Monday, October 11, 2010

When it comes to GCC warnings, all does not mean all

The GNU Compiler Collection, or GCC, is a stable and mature C/C++ compiler, with perhaps the most extensive set of command-line options ever provided on any program ever written.

Lately, I've been studying the options for generating warnings, as I've been trying to learn more about my code by getting the compiler to tell me things that it notices.

At first, I thought, it seems simple enough: just specify -Wall, which ought to mean "turn on ALL the warnings."



All of the above `-W' options combined. This enables all the warnings about constructions that some users consider questionable, and that are easy to avoid (or modify to prevent the warning), even in conjunction with macros. This also enables some language-specific warnings described in C++ Dialect Options and Objective-C and Objective-C++ Dialect Options.

And then, you get to:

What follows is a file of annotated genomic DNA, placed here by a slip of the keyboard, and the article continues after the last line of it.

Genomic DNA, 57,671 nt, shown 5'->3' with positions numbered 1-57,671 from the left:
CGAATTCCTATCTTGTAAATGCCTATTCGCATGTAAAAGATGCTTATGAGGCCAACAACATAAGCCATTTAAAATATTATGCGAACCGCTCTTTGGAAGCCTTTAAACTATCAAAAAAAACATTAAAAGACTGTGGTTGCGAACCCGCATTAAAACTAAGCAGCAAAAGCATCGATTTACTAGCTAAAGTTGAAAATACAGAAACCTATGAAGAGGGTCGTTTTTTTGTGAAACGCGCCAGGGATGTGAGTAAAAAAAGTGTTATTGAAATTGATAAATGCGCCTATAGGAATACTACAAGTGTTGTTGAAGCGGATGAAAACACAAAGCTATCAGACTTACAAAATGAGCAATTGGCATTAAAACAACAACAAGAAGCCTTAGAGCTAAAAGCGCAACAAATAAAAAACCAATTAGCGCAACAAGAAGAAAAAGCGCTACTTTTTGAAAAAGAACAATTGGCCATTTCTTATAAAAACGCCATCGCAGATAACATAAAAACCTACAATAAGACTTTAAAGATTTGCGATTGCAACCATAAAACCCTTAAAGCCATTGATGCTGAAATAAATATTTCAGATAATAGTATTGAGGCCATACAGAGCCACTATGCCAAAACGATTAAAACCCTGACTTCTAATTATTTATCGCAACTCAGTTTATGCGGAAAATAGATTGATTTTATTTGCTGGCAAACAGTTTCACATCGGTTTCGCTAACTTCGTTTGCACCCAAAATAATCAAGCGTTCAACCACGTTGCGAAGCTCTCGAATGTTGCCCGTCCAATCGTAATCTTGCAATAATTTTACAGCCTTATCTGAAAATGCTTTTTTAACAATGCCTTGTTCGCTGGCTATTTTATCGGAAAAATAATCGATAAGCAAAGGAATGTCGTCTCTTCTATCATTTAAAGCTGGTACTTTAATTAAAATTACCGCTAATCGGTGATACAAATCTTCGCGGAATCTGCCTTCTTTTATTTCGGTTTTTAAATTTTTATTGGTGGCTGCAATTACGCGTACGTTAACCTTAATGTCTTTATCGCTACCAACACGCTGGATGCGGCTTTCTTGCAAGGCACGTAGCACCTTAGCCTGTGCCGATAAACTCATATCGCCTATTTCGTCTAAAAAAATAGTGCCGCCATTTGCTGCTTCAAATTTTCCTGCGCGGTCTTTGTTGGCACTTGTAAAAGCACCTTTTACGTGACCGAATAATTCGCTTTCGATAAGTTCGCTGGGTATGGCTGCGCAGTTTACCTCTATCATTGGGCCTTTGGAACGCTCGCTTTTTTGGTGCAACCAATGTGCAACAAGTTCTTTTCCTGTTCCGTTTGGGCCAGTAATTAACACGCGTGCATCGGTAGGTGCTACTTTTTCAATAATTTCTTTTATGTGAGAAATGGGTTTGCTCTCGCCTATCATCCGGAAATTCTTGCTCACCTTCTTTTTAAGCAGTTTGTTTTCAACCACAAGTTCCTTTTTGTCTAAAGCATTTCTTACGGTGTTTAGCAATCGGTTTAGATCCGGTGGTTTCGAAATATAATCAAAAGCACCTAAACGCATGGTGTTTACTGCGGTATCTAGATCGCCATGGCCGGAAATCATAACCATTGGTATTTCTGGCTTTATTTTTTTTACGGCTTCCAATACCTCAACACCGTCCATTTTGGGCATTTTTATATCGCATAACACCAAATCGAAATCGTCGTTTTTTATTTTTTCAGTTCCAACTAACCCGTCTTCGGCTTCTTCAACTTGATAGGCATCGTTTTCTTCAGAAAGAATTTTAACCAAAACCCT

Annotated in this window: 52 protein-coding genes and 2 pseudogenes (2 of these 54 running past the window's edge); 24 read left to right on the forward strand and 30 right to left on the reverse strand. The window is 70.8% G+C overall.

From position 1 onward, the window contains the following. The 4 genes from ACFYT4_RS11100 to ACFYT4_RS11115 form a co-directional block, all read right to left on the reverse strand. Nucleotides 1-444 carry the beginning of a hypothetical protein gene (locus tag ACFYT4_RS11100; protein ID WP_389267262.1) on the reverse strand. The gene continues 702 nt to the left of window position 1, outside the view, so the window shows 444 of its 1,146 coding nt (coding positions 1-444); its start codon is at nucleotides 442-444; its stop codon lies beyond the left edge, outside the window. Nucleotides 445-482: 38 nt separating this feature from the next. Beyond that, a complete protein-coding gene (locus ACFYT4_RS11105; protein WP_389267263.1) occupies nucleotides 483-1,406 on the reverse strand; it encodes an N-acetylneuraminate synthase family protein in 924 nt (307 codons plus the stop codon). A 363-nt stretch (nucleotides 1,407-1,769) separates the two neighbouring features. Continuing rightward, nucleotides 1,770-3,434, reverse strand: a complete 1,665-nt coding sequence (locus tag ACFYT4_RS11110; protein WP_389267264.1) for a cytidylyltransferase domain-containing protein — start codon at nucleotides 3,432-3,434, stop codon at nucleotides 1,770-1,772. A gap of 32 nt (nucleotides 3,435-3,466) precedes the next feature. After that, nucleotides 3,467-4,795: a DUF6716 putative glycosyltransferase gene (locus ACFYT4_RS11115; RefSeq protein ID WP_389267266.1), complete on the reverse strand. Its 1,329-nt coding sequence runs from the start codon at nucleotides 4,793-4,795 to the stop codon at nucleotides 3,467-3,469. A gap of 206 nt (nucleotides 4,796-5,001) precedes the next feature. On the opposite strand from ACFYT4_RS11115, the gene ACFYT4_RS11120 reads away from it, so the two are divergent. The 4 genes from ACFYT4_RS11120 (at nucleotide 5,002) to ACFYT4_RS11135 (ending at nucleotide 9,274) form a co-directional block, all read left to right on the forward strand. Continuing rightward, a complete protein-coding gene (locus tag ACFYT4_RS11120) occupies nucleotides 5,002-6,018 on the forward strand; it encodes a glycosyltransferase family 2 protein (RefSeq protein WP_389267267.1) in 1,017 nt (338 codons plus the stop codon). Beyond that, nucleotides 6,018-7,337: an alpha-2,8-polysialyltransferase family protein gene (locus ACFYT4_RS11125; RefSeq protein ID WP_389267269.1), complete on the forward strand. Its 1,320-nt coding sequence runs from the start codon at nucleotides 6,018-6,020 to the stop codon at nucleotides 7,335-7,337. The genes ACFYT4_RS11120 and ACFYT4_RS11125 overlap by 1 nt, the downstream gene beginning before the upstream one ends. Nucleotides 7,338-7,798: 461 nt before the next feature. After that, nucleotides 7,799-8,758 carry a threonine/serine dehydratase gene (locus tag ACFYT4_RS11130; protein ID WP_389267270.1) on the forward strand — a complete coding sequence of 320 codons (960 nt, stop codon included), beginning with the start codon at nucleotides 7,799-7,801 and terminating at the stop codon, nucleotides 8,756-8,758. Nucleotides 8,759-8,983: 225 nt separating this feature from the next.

The following -W... options are not implied by -Wall. Some of them warn about constructions that users generally do not consider questionable, but which occasionally you might wish to check for; others warn about constructions that are necessary or hard to avoid in some cases, and there is no simple way to modify the code to suppress the warning.

And it's a long list; I counted about 50 warnings in the list of available-warnings-which-aren't-implied-by-Wall.

So, the bottom line is: if you're using GCC, and you're trying to investigate compiler warnings, and you think that -Wall is giving you the warnings that you should study, well, you're definitely not seeing all the warnings and you may not even be seeing the most interesting warnings!

It's worth spending time reading through all the warnings and looking for ones that match your organization's style and coding techniques, and picking out as many as you can to enable. Let your compiler help you!

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